This hitch, our crew partnered with the NPS to complete a bridge project through a wetland area in Yellowstone National Park. The previous bridge, built in 1992, was constructed of wood and needed to be replaced. MCC crew participated in the construction of a brand new, steel enforced bridge with the goal of lessening wetland impact and providing a safe and extremely durable bridge along the CDT.
The newly constructed bridge is the longest backcountry bridge in Yellowstone National Park at 260 feet long. Work started on the completion of the last two-thirds of the bridge by digging abatements, placing steel beams, decking, building the approaches, and restoring the wetlands. We were able to dabble in carpentry, steel drilling, and assist in timber work and had a hand in nearly all parts of construction for this bridge project.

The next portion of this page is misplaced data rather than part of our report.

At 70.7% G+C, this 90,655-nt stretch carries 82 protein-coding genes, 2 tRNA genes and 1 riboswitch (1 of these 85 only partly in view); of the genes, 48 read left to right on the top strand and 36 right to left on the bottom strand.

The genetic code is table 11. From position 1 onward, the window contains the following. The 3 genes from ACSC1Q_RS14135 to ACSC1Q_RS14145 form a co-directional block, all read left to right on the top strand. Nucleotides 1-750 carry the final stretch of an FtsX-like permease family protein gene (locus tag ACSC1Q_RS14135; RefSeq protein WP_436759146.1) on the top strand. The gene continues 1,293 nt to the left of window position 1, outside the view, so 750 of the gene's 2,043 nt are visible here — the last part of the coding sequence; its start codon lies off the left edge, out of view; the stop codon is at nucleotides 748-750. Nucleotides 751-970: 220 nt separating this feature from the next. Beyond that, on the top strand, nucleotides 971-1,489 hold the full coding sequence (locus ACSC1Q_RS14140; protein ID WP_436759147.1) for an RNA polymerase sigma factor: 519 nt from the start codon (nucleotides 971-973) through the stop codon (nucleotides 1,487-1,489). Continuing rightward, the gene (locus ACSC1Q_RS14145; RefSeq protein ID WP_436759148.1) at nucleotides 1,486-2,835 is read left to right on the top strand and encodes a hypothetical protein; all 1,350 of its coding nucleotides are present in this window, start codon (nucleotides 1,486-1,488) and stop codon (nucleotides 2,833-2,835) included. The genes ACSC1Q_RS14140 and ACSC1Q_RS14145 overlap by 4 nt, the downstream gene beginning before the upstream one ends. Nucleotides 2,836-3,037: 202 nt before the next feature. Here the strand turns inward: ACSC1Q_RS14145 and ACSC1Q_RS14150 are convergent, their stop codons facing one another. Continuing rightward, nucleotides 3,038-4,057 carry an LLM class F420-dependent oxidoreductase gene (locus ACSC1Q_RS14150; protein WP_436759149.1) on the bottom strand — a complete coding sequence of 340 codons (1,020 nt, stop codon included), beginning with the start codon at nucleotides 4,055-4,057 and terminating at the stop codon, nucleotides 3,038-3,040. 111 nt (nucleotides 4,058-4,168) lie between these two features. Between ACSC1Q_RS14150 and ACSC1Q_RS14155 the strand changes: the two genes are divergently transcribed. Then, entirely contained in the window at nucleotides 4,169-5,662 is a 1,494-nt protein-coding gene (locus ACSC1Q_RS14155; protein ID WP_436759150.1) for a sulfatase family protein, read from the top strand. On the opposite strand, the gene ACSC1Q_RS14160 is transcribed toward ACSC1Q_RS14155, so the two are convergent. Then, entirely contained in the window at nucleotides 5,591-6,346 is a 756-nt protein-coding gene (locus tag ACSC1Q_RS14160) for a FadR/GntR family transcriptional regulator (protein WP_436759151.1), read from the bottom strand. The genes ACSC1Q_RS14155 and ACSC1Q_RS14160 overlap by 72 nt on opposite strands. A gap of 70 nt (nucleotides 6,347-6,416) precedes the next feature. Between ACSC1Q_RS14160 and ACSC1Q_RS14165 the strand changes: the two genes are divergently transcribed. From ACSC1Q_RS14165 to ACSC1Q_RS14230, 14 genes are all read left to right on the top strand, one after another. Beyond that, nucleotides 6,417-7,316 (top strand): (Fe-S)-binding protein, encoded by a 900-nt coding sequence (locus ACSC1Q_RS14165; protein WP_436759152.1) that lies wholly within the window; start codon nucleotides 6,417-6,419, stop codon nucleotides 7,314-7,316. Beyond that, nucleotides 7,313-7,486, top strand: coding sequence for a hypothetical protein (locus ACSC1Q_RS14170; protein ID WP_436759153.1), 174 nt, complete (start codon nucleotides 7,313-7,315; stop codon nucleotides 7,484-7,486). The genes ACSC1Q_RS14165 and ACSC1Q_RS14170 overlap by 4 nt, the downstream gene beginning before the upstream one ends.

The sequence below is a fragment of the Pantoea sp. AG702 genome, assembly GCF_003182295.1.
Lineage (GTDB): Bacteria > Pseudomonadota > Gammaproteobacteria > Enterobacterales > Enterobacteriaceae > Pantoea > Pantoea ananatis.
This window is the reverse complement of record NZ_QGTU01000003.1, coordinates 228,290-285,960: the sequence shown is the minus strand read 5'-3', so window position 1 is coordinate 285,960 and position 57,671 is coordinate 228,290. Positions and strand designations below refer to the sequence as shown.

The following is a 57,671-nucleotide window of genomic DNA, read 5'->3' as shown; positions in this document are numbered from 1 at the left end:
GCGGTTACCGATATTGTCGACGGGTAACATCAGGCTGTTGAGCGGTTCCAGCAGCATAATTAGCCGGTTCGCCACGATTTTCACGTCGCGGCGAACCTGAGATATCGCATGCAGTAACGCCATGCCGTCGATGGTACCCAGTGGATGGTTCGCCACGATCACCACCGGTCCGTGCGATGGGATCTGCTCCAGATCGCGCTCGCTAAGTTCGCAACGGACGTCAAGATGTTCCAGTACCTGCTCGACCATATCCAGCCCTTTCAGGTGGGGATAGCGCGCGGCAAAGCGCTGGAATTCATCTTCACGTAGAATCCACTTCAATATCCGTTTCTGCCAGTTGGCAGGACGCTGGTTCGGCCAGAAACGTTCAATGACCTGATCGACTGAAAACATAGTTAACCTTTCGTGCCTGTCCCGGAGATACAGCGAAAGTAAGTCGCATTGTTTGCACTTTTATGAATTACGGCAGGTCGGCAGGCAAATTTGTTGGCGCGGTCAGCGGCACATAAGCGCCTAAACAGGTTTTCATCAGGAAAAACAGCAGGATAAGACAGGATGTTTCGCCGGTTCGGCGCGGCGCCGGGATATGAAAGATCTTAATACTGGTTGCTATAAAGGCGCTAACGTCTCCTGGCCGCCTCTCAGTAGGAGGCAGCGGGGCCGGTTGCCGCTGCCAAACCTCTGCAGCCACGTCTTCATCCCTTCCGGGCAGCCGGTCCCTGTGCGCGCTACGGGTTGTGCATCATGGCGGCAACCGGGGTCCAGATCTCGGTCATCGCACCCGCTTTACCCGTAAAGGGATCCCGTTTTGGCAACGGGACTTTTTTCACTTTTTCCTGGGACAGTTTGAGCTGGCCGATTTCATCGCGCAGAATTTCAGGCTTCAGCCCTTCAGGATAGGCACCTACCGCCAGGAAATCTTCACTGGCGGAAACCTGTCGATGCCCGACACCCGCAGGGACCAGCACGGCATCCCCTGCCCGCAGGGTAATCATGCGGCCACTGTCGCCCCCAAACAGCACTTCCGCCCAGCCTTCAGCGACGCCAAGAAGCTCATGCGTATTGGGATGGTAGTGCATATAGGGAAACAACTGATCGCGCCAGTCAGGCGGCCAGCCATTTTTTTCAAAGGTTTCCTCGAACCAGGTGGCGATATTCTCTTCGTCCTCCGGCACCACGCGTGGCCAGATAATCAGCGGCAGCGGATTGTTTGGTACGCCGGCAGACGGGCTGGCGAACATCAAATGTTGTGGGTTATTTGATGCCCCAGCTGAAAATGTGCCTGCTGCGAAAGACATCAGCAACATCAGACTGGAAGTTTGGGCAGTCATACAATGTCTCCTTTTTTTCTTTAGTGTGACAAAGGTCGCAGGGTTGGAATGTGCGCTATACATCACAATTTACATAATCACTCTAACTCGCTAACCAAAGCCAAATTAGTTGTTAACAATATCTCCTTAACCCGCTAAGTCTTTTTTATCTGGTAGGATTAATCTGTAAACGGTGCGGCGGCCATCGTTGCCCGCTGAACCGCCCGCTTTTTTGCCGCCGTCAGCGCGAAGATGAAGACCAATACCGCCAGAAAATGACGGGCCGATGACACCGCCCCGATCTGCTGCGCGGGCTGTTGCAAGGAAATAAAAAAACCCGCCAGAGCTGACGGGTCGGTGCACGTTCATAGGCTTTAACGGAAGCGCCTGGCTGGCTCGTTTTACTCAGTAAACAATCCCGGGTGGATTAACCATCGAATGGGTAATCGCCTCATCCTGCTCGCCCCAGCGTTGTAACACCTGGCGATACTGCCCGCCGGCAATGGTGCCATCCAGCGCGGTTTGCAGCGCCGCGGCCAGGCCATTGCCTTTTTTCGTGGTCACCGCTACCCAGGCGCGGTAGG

The work was extremely rewarding, and seeing the bridge come together day by day was a satisfying end to a hard day's work. The bridge is built to last longer than the previous one, and having a hand in a long-lasting, tangible contribution to our National Parks system was incredibly rewarding. The long term goal of wetland restoration and conservation played a large role in this project and was a gratifying experience that we all held close to our hearts. We laughed, we cried, and our first hitch out as a new crew was unforgettable. Our project partners shared wisdom, laughs, and knowledge of design, construction, and experiences in Yellowstone and we couldn't have asked for better people to work this difficult project with. The bridge was constructed with steel, wood, and blood, sweat, and tears and was a project we will be able to revisit and remember for years to come.